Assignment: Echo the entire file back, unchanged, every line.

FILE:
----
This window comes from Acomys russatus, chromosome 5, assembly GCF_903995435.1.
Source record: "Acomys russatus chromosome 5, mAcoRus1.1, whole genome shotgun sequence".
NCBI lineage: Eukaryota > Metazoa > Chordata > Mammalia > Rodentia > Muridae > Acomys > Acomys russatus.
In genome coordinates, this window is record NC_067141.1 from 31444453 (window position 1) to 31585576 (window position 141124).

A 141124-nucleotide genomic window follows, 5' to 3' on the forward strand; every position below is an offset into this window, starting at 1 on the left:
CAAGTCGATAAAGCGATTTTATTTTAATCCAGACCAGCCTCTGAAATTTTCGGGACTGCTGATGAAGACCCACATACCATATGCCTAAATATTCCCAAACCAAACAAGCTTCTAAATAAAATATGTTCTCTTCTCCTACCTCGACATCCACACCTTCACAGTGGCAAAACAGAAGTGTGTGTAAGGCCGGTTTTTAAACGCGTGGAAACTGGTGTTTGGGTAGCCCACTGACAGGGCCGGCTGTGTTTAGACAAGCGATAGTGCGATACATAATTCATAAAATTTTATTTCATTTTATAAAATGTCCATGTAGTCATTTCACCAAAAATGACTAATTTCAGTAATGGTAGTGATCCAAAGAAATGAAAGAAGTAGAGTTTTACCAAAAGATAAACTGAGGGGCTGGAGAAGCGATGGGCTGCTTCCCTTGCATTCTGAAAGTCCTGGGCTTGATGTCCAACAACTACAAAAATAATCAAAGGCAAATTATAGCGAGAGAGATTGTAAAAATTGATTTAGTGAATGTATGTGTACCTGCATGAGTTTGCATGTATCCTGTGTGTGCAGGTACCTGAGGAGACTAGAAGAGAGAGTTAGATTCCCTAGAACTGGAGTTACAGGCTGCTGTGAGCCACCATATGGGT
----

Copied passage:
This window comes from Acomys russatus, chromosome 5, assembly GCF_903995435.1.
Source record: "Acomys russatus chromosome 5, mAcoRus1.1, whole genome shotgun sequence".
NCBI lineage: Eukaryota > Metazoa > Chordata > Mammalia > Rodentia > Muridae > Acomys > Acomys russatus.
In genome coordinates, this window is record NC_067141.1 from 31444453 (window position 1) to 31585576 (window position 141124).

A 141124-nucleotide genomic window follows, 5' to 3' on the forward strand; every position below is an offset into this window, starting at 1 on the left:
CAAGTCGATAAAGCGATTTTATTTTAATCCAGACCAGCCTCTGAAATTTTCGGGACTGCTGATGAAGACCCACATACCATATGCCTAAATATTCCCAAACCAAACAAGCTTCTAAATAAAATATGTTCTCTTCTCCTACCTCGACATCCACACCTTCACAGTGGCAAAACAGAAGTGTGTGTAAGGCCGGTTTTTAAACGCGTGGAAACTGGTGTTTGGGTAGCCCACTGACAGGGCCGGCTGTGTTTAGACAAGCGATAGTGCGATACATAATTCATAAAATTTTATTTCATTTTATAAAATGTCCATGTAGTCATTTCACCAAAAATGACTAATTTCAGTAATGGTAGTGATCCAAAGAAATGAAAGAAGTAGAGTTTTACCAAAAGATAAACTGAGGGGCTGGAGAAGCGATGGGCTGCTTCCCTTGCATTCTGAAAGTCCTGGGCTTGATGTCCAACAACTACAAAAATAATCAAAGGCAAATTATAGCGAGAGAGATTGTAAAAATTGATTTAGTGAATGTATGTGTACCTGCATGAGTTTGCATGTATCCTGTGTGTGCAGGTACCTGAGGAGACTAGAAGAGAGAGTTAGATTCCCTAGAACTGGAGTTACAGGCTGCTGTGAGCCACCATATGGGT